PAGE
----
|Look up slavery in Wiktionary, the free dictionary.|
Slavery is any system in which principles of property law are applied to people, allowing individuals to own, buy and sell other individuals, as a de jure form of property. A slave is unable to withdraw unilaterally from such an arrangement and works without remuneration. Many scholars now use the term chattel slavery to refer to this specific sense of legalized, de jure slavery. In a broader sense, however, the word slavery may also refer to any situation in which an individual is de facto forced to work against their own will. Scholars also use the more generic terms such as unfree labour or forced labour to refer to such situations. However, and especially under slavery in broader senses of the word, slaves may have some rights and protections according to laws or customs.
Slavery existed in many cultures, dating back to early human civilizations. A person could become enslaved from the time of their birth, capture, or purchase. Slavery was legal in most societies at some time in the past but is now outlawed in all recognized countries. The last country to officially abolish slavery was Mauritania in 1981. Nevertheless, there are an estimated 40.3 million people worldwide subject to some form of modern slavery. The most common form of modern slave trade is commonly referred to as human trafficking. In other areas, slavery continues through practices such as debt bondage, the most widespread form of slavery today; serfdom; domestic servants kept in captivity; certain adoptions in which children are forced to work as slaves; child soldiers; and forced marriage.
The word slave is derived from the ethnonym (ethnic name) Slav. It arrived in English via the Old French sclave. In Medieval Latin the word was sclavus; in Byzantine Greek σκλάβος. At a very early medieval date, when Christian government in most of Europe had collapsed, trading expeditions to eastern Europe brought back Slavs as slaves. An older interpretation connected it to the Greek verb skyleúo 'to strip a slain enemy'.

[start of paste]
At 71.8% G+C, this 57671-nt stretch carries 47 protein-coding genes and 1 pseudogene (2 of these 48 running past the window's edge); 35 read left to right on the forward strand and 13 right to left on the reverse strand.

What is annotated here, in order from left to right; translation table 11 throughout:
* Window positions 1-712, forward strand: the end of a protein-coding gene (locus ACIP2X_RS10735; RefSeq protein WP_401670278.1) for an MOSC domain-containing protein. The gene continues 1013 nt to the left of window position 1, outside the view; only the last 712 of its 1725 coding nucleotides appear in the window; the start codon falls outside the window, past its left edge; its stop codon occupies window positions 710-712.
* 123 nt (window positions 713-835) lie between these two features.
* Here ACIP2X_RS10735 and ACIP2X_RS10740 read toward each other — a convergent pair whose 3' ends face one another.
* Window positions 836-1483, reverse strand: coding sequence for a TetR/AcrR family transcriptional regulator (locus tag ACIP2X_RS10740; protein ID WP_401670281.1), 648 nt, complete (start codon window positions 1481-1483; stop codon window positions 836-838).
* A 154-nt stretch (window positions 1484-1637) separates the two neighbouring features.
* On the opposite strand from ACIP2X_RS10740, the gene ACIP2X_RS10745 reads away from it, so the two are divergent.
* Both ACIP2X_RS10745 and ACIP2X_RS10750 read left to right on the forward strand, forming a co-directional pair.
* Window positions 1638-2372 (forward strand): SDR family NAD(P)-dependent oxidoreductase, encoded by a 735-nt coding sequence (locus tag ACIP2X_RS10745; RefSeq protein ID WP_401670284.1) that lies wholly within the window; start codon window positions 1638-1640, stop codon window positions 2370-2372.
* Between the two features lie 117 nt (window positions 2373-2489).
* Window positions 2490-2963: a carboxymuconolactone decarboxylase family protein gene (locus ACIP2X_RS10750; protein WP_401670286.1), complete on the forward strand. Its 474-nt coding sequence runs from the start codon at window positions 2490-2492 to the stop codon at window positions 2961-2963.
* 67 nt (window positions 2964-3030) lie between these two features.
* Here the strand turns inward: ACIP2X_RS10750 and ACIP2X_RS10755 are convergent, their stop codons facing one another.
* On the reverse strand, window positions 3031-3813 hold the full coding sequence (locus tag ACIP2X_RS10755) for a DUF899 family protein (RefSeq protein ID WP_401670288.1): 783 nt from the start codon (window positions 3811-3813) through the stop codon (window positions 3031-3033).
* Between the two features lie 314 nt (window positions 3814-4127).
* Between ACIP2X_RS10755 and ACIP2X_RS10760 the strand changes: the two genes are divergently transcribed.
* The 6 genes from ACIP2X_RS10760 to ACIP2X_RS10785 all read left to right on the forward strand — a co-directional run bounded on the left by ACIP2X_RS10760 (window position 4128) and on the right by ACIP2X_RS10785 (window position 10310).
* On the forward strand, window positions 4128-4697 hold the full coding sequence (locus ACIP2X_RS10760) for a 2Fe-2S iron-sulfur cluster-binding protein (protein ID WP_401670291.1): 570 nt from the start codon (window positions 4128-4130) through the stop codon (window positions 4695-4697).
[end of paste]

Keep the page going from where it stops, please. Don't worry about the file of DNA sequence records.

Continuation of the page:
There is a dispute among historians about whether terms such as "unfree labourer" or enslaved person, rather than "slave", should be used when describing the victims of slavery. According to those proposing a change in terminology, slave perpetuates the crime of slavery in language; by reducing its victims to a nonhuman noun instead of "carry[ing] them forward as people, not the property that they were". Other historians prefer slave because the term is familiar and shorter, or because it accurately reflects the inhumanity of slavery, with "person" implying a degree of autonomy that slavery does not allow for.
Indenture, otherwise known as bonded labour or debt bondage, is a form of unfree labour under which a person pledges himself or herself against a loan. The services required to repay the debt, and their duration, may be undefined. Debt bondage can be passed on from generation to generation, with children required to pay off their progenitors' debt. It is the most widespread form of slavery today. Debt bondage is most prevalent in South Asia.
Chattel slavery, also called traditional slavery, is so named because people are treated as the chattel (personal property) of the owner and are bought and sold as commodities. Typically, under the chattel slave system, children inherited slave status via the mother (partus sequitur ventrem). Although it dominated many different societies throughout human history, this form of slavery has been formally abolished and is very rare today. Even when it can be said to survive, it is not upheld by the legal system of any internationally recognized government.